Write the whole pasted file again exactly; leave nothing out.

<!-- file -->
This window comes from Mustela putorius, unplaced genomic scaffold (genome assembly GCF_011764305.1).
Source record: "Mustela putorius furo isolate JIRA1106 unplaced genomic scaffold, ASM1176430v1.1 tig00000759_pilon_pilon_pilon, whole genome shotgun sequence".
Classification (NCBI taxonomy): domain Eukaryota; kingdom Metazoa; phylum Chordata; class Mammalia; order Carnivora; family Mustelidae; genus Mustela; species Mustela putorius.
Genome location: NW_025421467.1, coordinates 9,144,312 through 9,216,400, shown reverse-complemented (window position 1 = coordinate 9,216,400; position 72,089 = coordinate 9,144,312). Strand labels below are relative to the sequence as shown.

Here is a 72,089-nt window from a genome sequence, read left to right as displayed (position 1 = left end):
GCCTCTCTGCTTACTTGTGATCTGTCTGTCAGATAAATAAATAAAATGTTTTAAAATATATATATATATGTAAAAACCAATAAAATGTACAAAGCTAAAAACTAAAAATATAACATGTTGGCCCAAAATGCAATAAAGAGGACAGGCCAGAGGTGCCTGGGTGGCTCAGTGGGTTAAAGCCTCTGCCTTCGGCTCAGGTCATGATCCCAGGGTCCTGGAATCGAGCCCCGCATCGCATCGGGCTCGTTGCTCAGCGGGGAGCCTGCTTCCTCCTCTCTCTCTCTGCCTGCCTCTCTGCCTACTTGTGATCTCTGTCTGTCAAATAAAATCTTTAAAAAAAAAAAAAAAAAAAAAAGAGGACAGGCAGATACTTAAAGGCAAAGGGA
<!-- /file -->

This window comes from Mustela putorius, unplaced genomic scaffold (genome assembly GCF_011764305.1).
Source record: "Mustela putorius furo isolate JIRA1106 unplaced genomic scaffold, ASM1176430v1.1 tig00000759_pilon_pilon_pilon, whole genome shotgun sequence".
Classification (NCBI taxonomy): domain Eukaryota; kingdom Metazoa; phylum Chordata; class Mammalia; order Carnivora; family Mustelidae; genus Mustela; species Mustela putorius.
Genome location: NW_025421467.1, coordinates 9,144,312 through 9,216,400, shown reverse-complemented (window position 1 = coordinate 9,216,400; position 72,089 = coordinate 9,144,312). Strand labels below are relative to the sequence as shown.

Here is a 72,089-nt window from a genome sequence, read left to right as displayed (position 1 = left end):
GCCTCTCTGCTTACTTGTGATCTGTCTGTCAGATAAATAAATAAAATGTTTTAAAATATATATATATATGTAAAAACCAATAAAATGTACAAAGCTAAAAACTAAAAATATAACATGTTGGCCCAAAATGCAATAAAGAGGACAGGCCAGAGGTGCCTGGGTGGCTCAGTGGGTTAAAGCCTCTGCCTTCGGCTCAGGTCATGATCCCAGGGTCCTGGAATCGAGCCCCGCATCGCATCGGGCTCGTTGCTCAGCGGGGAGCCTGCTTCCTCCTCTCTCTCTCTGCCTGCCTCTCTGCCTACTTGTGATCTCTGTCTGTCAAATAAAATCTTTAAAAAAAAAAAAAAAAAAAAAAGAGGACAGGCAGATACTTAAAGGCAAAGGGA